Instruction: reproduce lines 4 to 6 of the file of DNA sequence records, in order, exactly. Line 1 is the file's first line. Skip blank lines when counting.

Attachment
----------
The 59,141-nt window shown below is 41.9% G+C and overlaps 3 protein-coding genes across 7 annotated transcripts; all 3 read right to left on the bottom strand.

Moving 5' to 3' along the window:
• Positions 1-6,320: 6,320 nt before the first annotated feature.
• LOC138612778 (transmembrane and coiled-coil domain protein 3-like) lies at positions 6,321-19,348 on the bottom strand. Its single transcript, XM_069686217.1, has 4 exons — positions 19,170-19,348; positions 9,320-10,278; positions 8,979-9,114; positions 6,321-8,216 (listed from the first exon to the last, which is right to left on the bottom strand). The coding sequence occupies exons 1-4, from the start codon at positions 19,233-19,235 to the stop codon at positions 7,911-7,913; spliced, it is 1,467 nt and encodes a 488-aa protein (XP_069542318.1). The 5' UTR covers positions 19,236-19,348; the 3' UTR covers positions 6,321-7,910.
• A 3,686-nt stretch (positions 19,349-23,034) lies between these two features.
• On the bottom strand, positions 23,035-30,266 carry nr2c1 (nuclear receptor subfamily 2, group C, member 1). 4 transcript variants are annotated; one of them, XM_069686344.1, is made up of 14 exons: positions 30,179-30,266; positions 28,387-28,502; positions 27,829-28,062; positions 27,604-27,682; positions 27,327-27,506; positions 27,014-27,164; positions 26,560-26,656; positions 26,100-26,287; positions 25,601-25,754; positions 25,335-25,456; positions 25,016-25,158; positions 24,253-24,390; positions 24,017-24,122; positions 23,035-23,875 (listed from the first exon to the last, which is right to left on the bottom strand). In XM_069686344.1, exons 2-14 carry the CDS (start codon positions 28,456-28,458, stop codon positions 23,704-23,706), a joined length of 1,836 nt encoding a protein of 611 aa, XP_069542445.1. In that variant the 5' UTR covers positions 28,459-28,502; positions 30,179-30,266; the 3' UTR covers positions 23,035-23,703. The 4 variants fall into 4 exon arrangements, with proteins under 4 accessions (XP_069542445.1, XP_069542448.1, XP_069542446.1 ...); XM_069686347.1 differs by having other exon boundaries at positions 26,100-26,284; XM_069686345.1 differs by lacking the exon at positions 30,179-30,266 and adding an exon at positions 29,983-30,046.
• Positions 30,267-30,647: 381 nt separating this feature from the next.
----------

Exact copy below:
• LOC138612778 (transmembrane and coiled-coil domain protein 3-like) lies at positions 6,321-19,348 on the bottom strand. Its single transcript, XM_069686217.1, has 4 exons — positions 19,170-19,348; positions 9,320-10,278; positions 8,979-9,114; positions 6,321-8,216 (listed from the first exon to the last, which is right to left on the bottom strand). The coding sequence occupies exons 1-4, from the start codon at positions 19,233-19,235 to the stop codon at positions 7,911-7,913; spliced, it is 1,467 nt and encodes a 488-aa protein (XP_069542318.1). The 5' UTR covers positions 19,236-19,348; the 3' UTR covers positions 6,321-7,910.
• A 3,686-nt stretch (positions 19,349-23,034) lies between these two features.
• On the bottom strand, positions 23,035-30,266 carry nr2c1 (nuclear receptor subfamily 2, group C, member 1). 4 transcript variants are annotated; one of them, XM_069686344.1, is made up of 14 exons: positions 30,179-30,266; positions 28,387-28,502; positions 27,829-28,062; positions 27,604-27,682; positions 27,327-27,506; positions 27,014-27,164; positions 26,560-26,656; positions 26,100-26,287; positions 25,601-25,754; positions 25,335-25,456; positions 25,016-25,158; positions 24,253-24,390; positions 24,017-24,122; positions 23,035-23,875 (listed from the first exon to the last, which is right to left on the bottom strand). In XM_069686344.1, exons 2-14 carry the CDS (start codon positions 28,456-28,458, stop codon positions 23,704-23,706), a joined length of 1,836 nt encoding a protein of 611 aa, XP_069542445.1. In that variant the 5' UTR covers positions 28,459-28,502; positions 30,179-30,266; the 3' UTR covers positions 23,035-23,703. The 4 variants fall into 4 exon arrangements, with proteins under 4 accessions (XP_069542445.1, XP_069542448.1, XP_069542446.1 ...); XM_069686347.1 differs by having other exon boundaries at positions 26,100-26,284; XM_069686345.1 differs by lacking the exon at positions 30,179-30,266 and adding an exon at positions 29,983-30,046.